What a week! Cooking on a gas camp stove loses its charm after a few days, and we were lucky to have power restored so soon. We are grateful to have had food, water, and LED lanterns that allowed reading when the rain drove us inside. Our road is now closed because of high water on the bridge down from our home. A red truck lopsided in that water warns not to attempt a crossing for those who ignore the cones blocking access to the bridge.
There are not enough thank yous for Duke Energy and for the crew that cut down a fallen tree at the top of our driveway before we could put the chainsaw to it. Our chores for today include raking up the leaf debris and tackling two other fallen trees. Surrounded by many towering trees, our house escaped injury, another blessing, so all in all, we have had even fewer inconveniences than we’ve experienced in other hurricanes. We send our prayers to all who still know real deprivations and fear for their future that the storm has threatened.
In the past I have referred to grammarlyblog.com as a useful source for those of us determined to use the best language. A recent article, “Friends Don’t Let Friends Use Filler Words,” lists 31 words and phrases that we can eliminate from our speaking and writing to make both succinct and economical. The article made me more conscious of the “stuffing” that pervades writing, those excess words that carry little meaning.
1. at all times: Grammarlyblog warns, “Watch out for flabby phrases at all times. If we need to emphasize how often we need to watch the flab, we can substitute always, inserting it before “Watch.”
2. each and every: This redundancy is one of my pet peeves as I have watched it creep into the parlance. For example, “Look for filler words in your writing each and every day.” Eliminate either each or every; both are not needed.
3. as yet: compare these two sentences: We don’t know as yet whether we’ll succeed.
We don’t know whether we’ll succeed.
Eliminating this phrase doesn’t affect the meaning and doesn’t add any meaning either.
4. in order: this phrase precedes the infinitive to as in “In order to clean up your writing, eliminate excess verbiage.” Drop the in order part and the meaning is the same.
5. basically, essentially: “These words basically don’t add value” to the sentence. We can add these other “empty” words: totally, completely, absolutely, literally, actually, very, really, quite, rather, extremely are cousins of these words that make expression dull.
6. simply: Grammarlyblog advises not using this word often, perhaps because nothing is ever merely simple.
7. pretty: as an adjective, this word carries meaning. When we use it as an adverb as in “I am pretty tired,” we use an adjective to modify another adjective. Adverbs modify (change the meaning of) adjectives, verbs, or other adverbs. The adverb form is prettily as in “She plays the piano prettily,” but “competently” or “skillfully” would be better choices.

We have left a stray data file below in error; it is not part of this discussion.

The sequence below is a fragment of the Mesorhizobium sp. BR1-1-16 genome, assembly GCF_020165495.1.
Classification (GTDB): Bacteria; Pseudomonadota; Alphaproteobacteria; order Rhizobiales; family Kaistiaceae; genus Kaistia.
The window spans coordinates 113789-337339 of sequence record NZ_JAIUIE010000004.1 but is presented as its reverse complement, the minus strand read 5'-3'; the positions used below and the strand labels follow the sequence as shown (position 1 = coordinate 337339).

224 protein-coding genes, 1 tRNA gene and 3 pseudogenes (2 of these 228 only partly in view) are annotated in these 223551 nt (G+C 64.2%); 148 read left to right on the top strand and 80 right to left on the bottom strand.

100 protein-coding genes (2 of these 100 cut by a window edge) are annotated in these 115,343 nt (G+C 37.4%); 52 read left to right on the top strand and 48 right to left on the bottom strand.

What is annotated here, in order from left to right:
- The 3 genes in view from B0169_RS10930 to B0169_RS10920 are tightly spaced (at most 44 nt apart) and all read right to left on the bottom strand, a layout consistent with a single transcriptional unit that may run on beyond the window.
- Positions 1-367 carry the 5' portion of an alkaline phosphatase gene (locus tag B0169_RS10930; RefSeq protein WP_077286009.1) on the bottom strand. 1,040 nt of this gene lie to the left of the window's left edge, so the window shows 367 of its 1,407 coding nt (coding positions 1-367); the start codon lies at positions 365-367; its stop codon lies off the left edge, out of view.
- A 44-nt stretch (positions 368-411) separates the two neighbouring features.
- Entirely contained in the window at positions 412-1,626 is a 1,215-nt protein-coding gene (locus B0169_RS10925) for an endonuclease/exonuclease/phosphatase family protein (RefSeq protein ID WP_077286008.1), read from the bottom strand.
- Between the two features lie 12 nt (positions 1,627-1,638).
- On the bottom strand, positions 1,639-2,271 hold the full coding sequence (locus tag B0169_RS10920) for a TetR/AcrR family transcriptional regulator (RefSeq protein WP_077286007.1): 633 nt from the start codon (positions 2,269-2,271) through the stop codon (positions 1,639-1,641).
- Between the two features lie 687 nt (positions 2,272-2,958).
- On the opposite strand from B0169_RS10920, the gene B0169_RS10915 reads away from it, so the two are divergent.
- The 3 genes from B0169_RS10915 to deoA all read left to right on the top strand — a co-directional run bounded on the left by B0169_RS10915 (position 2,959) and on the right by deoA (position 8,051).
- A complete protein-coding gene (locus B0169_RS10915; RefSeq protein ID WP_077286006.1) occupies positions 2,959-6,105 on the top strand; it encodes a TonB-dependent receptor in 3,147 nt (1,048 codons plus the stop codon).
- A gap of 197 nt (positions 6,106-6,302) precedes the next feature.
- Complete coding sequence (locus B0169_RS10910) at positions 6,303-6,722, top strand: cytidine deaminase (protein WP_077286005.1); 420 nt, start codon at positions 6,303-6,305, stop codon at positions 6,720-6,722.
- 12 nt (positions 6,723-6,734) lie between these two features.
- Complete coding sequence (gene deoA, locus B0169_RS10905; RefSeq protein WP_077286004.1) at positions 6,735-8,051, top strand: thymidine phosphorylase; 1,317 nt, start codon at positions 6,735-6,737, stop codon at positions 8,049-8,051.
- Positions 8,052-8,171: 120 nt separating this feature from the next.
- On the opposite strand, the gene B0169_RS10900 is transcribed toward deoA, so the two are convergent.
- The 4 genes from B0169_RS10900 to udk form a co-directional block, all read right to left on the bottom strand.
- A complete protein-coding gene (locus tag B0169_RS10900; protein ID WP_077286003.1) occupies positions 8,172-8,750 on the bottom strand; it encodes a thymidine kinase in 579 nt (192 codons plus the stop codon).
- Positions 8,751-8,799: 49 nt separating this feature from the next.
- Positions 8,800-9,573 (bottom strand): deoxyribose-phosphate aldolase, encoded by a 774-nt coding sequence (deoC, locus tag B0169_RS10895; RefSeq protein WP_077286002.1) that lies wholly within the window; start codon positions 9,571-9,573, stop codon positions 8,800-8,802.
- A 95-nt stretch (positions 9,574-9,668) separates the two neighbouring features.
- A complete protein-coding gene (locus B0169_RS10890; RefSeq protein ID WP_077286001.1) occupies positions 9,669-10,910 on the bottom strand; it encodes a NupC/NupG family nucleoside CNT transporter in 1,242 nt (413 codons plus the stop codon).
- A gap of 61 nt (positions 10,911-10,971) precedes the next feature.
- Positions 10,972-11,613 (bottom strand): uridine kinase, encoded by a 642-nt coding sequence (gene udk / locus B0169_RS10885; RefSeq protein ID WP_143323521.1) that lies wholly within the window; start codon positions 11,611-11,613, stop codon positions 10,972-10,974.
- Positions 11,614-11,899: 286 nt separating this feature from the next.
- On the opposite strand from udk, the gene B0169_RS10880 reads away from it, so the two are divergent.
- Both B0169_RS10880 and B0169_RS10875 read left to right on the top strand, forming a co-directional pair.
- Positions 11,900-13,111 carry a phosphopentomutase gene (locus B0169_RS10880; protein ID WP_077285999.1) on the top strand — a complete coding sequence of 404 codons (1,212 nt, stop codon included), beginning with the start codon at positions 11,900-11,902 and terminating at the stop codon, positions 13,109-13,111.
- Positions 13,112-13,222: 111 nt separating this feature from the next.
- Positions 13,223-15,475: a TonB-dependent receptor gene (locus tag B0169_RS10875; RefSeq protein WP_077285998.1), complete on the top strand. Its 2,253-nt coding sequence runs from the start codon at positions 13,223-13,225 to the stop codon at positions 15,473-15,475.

8. just: Hide my head in shame as this one peppers my prose all too often. The example from Grammarly — “If your sentence works without it, you just don’t need this word” — reminds me that “work” is the operative word: use “working words” whenever we can to avoid the sludge that impedes the reception of our words.
9. up, down: Grammarlyblog asks why we use these empty words in “stand up” and “sit down” when “stand” can only have an “up” direction just as “sit” has a “down” implication.
10. in the process of: Here’s one that we can think about: “We’re in the process of learning to remove wordiness.” Look at the main verb “learning.” It is the progressive tense of the verb. Progressive means “being in the process of something.” Leave out the phrase in the process of and the verb does its job.
11. as a matter of fact: If we are stating a fact, as in “The storm took out three trees,” we don’t need to emphasize that it is a fact.
12. as being, being that: Both these phrases need to be eliminated or substituted: Grammarly’s examples are “You’ll be known as being a proficient writer” and “Being that you’re the best writer in the news department, you deserve a raise.” Student essays sometimes have being that in liberal doses, but the phrase needs to be replaced with Because.
13. during the course of: Rephrase with “the course of” deleted. “During the course of the hearings, the candidate denied the accusation.”
14. For all intents and purposes, For the most part: Both these fillers need to be excised from our writing and speaking: “For the most part, our writing will improve.”
15. point in time: “You don’t need to use filler words at this point in time now” is Grammarly’s example. During the Watergate scandal, politicians used this phrase to gain time as they were being interviewed about the event.
Other offenders of wordiness and clutter include modifiers that repeat an idea already implicit in a word being modified: phrases such as active consideration, final outcome, completely finished, basic essentials, advance planning, present status, past history, circle around, and others repeat an idea in the nouns or verbs they modify.
One textbook calls some forms of wordiness “excess qualification”: utterly rejected, perfectly clear, completely compatible, and completely accurate.
Grammarly reminds us that “every word needs to have a purpose in our writing.” This statement is one reason that I review the parts of speech with freshmen writers well before they submit the first graded essay. Some of them tell me they appreciate the reminder that our language has structure, organization, and purpose, one of which is not to confound readers with excess. Sometimes these clutter words and phrases do soften expression, but conciseness clarifies meaning and saves time and space.
Liz Meador is an adjunct instructor at Wayne Community College. Questions or suggestions for column topics may be sent to firstname.lastname@example.org.